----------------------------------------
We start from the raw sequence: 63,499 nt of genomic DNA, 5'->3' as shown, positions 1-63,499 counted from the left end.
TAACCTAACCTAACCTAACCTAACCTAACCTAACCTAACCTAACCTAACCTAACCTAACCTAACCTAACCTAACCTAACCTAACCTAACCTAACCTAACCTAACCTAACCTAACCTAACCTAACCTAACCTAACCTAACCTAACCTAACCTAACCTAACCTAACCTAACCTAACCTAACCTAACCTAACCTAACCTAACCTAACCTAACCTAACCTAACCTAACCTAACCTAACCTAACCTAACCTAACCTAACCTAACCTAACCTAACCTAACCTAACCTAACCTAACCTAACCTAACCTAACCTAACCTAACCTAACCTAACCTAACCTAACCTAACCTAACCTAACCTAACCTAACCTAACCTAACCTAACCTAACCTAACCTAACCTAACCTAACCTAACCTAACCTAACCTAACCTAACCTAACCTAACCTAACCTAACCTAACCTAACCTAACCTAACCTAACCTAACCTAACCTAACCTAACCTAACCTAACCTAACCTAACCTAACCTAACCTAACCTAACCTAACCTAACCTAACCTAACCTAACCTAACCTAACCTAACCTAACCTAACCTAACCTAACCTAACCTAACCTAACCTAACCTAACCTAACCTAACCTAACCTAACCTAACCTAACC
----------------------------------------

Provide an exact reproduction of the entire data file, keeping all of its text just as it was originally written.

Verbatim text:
We start from the raw sequence: 63,499 nt of genomic DNA, 5'->3' as shown, positions 1-63,499 counted from the left end.
TAACCTAACCTAACCTAACCTAACCTAACCTAACCTAACCTAACCTAACCTAACCTAACCTAACCTAACCTAACCTAACCTAACCTAACCTAACCTAACCTAACCTAACCTAACCTAACCTAACCTAACCTAACCTAACCTAACCTAACCTAACCTAACCTAACCTAACCTAACCTAACCTAACCTAACCTAACCTAACCTAACCTAACCTAACCTAACCTAACCTAACCTAACCTAACCTAACCTAACCTAACCTAACCTAACCTAACCTAACCTAACCTAACCTAACCTAACCTAACCTAACCTAACCTAACCTAACCTAACCTAACCTAACCTAACCTAACCTAACCTAACCTAACCTAACCTAACCTAACCTAACCTAACCTAACCTAACCTAACCTAACCTAACCTAACCTAACCTAACCTAACCTAACCTAACCTAACCTAACCTAACCTAACCTAACCTAACCTAACCTAACCTAACCTAACCTAACCTAACCTAACCTAACCTAACCTAACCTAACCTAACCTAACCTAACCTAACCTAACCTAACCTAACCTAACCTAACCTAACCTAACCTAACCTAACCTAACCTAACCTAACCTAACCTAACCTAACCTAACCTAACCTAACCTAACCTAACC